The world first heard Tkay Maidza on “Brontosaurus,” a song halfway between dubstep, jungle and Azealia Banks “212”-esque club rap. While that track is certainly a time capsule when revisited now, if nothing else it showed that even in the first steps of her career, Maidza wasn’t afraid to pull whatever sounds inspired her into her own catalog. Indeed, in the next few years as her profile increased, she’d both seek out and be sought out by the electronic scene—leading to collaborations with the likes of SBTRKT, Martin Solveig and Snakehips.
A similar sound was front-and-center on her debut album, Tkay, but the string of three EPs, each titled Last Year Was Weird, that she dropped in the wake of that project are more central to what we’re talking about. She traded in the aggressive synthwork of her early career for traditional R&B and pop staples. That shift was met with critical acclaim, earning her an ARIA nomination for the second edition, and a win for the third. Finally, a shade under seven years since her debut, Tkay Maidza dropped Sweet Justice, arguably her best work yet.
Tkay Maidza’s Sweet Justice Twists The R&B Formula
We start with “Love and Other Drugs,” which carries an almost Kali Uchis kind of atmosphere—its hypnotic hook and atmosphere production no doubt the pieces that make the comparison most obvious. As the opener, the track wastes no time displaying the wide range of genres and talents that Maidza pulls from. Composition-wise, it spends equal time on traditional R&B singing and triplet flow rapping during the verse sections, and the Australian artist excels equally in both. “WUACV,” standing for “woke up and chose violence,” spells out its core tenets plainly in the title. Musically, it leans even more in a rap direction, with aggressive 808-laden production contrasted by an almost sickly sweet delivery by Maidza in the chorus.
Though the multi-disciplined nature of her work is praiseworthy on its own merits, something that Sweet Justice excels at is balancing the different worlds it spends its time in. So, though we get two hip-hop adjacent cuts to begin, the next legs of the album are anything but. That kicks off with “Out of Luck,” one of the few tracks with guests on the tracklist. Those come from Lolo Zouaï, a long-time MD favorite, and R&B singer Amber Mark. The trio teams up for a sleek breakup anthem, but the warm, infectious production that leads the charge is the show-stealer. “Won One” keeps it going, a straightforward bedroom pop song, as does “Love Again,” which is novel for both its inclusion of reggae staples and probably the most stirring, emotionally charged vocal performance that Maidza delivers on the whole project.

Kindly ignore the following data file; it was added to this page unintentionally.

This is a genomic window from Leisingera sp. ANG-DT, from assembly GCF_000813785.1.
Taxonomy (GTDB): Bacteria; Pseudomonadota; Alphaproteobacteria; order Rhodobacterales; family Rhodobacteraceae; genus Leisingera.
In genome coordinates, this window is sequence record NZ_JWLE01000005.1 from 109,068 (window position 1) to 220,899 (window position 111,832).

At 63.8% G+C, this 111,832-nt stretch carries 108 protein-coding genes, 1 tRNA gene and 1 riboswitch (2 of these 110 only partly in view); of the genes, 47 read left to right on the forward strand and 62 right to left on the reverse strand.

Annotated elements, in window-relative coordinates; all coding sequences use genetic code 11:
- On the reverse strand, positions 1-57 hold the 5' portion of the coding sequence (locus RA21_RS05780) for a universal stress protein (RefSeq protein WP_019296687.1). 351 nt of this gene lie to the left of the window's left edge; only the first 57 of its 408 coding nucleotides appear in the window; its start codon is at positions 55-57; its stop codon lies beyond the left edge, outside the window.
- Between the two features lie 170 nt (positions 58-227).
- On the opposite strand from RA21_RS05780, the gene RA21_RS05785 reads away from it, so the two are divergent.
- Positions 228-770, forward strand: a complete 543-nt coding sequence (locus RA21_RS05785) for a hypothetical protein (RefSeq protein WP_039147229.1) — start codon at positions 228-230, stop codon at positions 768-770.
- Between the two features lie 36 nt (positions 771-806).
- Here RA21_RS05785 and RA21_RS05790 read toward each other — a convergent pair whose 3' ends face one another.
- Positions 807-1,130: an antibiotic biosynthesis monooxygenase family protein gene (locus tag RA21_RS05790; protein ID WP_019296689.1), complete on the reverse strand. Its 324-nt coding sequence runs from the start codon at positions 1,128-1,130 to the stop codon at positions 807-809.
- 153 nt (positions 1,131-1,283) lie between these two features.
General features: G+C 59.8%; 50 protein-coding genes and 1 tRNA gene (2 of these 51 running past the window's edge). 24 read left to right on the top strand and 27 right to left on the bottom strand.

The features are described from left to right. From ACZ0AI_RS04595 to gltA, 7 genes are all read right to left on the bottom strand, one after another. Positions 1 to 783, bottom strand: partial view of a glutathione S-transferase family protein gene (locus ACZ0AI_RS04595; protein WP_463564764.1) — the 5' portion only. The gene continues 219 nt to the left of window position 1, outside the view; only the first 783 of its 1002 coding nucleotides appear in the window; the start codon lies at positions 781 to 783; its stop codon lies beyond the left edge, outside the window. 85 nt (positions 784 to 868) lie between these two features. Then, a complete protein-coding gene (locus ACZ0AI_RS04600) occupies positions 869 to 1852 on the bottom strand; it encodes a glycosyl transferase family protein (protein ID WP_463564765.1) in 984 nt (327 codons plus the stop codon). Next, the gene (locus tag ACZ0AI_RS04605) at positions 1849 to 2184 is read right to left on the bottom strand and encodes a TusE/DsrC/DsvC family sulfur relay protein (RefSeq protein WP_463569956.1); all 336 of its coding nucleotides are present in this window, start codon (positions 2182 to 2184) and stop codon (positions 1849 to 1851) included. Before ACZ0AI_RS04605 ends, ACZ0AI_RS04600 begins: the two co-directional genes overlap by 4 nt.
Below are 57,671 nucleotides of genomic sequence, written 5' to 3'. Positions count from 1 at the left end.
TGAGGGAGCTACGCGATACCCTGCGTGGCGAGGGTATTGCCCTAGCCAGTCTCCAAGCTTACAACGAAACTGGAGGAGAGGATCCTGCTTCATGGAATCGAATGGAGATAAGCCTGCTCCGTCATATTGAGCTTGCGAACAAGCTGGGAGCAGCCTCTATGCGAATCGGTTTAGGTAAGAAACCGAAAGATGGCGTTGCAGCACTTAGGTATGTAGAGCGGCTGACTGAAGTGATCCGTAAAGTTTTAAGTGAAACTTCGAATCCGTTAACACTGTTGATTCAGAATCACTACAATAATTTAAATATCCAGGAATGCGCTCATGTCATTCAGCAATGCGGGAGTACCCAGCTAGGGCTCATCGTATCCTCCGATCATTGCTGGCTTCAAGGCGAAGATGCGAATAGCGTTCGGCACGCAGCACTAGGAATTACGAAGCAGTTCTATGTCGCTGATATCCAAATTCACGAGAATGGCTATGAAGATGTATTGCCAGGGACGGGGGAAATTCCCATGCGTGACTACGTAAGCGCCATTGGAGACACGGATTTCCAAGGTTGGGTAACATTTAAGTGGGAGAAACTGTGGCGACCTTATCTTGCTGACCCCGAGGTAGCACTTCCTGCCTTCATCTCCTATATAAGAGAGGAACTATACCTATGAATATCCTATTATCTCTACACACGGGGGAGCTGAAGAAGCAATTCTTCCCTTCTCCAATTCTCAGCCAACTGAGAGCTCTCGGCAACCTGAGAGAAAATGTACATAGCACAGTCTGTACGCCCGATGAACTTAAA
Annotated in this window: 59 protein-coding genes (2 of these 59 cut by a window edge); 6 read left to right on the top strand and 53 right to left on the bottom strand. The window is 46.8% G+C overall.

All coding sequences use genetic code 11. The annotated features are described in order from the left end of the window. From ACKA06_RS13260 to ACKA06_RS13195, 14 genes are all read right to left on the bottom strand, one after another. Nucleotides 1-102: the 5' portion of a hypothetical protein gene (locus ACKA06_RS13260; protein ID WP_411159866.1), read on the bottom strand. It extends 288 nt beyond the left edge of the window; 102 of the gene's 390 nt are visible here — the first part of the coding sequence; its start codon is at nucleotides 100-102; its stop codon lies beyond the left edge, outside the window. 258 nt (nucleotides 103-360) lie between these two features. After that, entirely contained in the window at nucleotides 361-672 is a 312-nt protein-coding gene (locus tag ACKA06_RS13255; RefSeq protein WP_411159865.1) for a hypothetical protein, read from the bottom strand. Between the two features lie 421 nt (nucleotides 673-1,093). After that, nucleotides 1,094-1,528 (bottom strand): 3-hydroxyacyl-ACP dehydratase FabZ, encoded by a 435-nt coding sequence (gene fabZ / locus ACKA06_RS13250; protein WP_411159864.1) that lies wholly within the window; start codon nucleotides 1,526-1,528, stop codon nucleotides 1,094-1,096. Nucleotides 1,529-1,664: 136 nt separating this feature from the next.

Notable Features on the Australian Artist’s Second Full-Length
Zouai and Mark are the only two singers credited with guest vocals on Tkay Maidza’s Sweet Justice, but there are some notable appearances behind the boards. House producer de jour Kaytranada gets two placements—”Ghost” and “Our Way.” The former is club-ready from the moment you press play, while the latter takes it down a step, a tender cut in the mold of the producer’s “Worst in Me” or “You’re the One.”
“Silent Assassin” completely flips the script. It features easily the best and most spirited rapping that the Australian artist displays on the whole record. Countryman Flume is responsible for the production here, and if you’re only familiar with his biggest hits (“Never Be Like You” or “Say It”), he’ll ring totally unfamiliar here. Instead of that bright, synth-pop world, the DJ dips into his more recent catalog for a coarse, harsh instrumental—emotions to which Maidza responds in kind.
Finally, if “Gone to the West,” which heavily relies on a sample of Skee-Lo’s “I Wish” doesn’t put a smile on your face, I don’t know what to tell you. Rapper and singer DUCKWRTH wraps up the features, matching the lavish imagery and feel set up by Maidza’s performance and the upbeat production.
It’s hard to exactly categorize Tkay Maidza’s second album—electronic, R&B, hip-hop, or something in between—but no matter what label you assign to it, it’s one of the most dynamic and energetic releases of 2023. You can find it now on all streaming platforms.